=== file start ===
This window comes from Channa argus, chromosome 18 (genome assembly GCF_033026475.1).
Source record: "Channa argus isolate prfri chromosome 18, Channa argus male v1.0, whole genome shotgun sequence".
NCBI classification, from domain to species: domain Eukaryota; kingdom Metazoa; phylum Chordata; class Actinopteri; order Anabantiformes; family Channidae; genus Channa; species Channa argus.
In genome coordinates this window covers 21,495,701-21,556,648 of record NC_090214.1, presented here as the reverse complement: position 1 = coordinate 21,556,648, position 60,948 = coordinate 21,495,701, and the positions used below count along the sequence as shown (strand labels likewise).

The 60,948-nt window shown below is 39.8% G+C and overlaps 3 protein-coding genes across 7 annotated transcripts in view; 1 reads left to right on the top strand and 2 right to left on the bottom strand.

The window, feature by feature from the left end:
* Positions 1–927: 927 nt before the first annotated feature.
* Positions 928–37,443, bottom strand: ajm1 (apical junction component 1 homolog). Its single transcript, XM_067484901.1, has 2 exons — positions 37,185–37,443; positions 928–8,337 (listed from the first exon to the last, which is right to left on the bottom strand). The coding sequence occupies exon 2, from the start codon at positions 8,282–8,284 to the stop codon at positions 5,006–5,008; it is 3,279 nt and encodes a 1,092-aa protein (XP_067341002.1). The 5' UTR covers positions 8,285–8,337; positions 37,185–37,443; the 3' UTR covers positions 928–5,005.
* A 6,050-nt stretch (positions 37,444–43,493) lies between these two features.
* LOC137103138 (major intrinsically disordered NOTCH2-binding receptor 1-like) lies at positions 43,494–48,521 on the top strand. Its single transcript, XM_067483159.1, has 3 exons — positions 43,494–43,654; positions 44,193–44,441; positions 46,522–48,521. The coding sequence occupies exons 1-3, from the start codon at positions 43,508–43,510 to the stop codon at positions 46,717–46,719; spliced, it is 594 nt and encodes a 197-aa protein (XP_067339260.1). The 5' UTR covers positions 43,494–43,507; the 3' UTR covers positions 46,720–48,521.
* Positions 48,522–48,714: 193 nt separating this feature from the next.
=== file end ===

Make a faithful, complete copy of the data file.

This window comes from Channa argus, chromosome 18 (genome assembly GCF_033026475.1).
Source record: "Channa argus isolate prfri chromosome 18, Channa argus male v1.0, whole genome shotgun sequence".
NCBI classification, from domain to species: domain Eukaryota; kingdom Metazoa; phylum Chordata; class Actinopteri; order Anabantiformes; family Channidae; genus Channa; species Channa argus.
In genome coordinates this window covers 21,495,701-21,556,648 of record NC_090214.1, presented here as the reverse complement: position 1 = coordinate 21,556,648, position 60,948 = coordinate 21,495,701, and the positions used below count along the sequence as shown (strand labels likewise).

The 60,948-nt window shown below is 39.8% G+C and overlaps 3 protein-coding genes across 7 annotated transcripts in view; 1 reads left to right on the top strand and 2 right to left on the bottom strand.

The window, feature by feature from the left end:
* Positions 1–927: 927 nt before the first annotated feature.
* Positions 928–37,443, bottom strand: ajm1 (apical junction component 1 homolog). Its single transcript, XM_067484901.1, has 2 exons — positions 37,185–37,443; positions 928–8,337 (listed from the first exon to the last, which is right to left on the bottom strand). The coding sequence occupies exon 2, from the start codon at positions 8,282–8,284 to the stop codon at positions 5,006–5,008; it is 3,279 nt and encodes a 1,092-aa protein (XP_067341002.1). The 5' UTR covers positions 8,285–8,337; positions 37,185–37,443; the 3' UTR covers positions 928–5,005.
* A 6,050-nt stretch (positions 37,444–43,493) lies between these two features.
* LOC137103138 (major intrinsically disordered NOTCH2-binding receptor 1-like) lies at positions 43,494–48,521 on the top strand. Its single transcript, XM_067483159.1, has 3 exons — positions 43,494–43,654; positions 44,193–44,441; positions 46,522–48,521. The coding sequence occupies exons 1-3, from the start codon at positions 43,508–43,510 to the stop codon at positions 46,717–46,719; spliced, it is 594 nt and encodes a 197-aa protein (XP_067339260.1). The 5' UTR covers positions 43,494–43,507; the 3' UTR covers positions 46,720–48,521.
* Positions 48,522–48,714: 193 nt separating this feature from the next.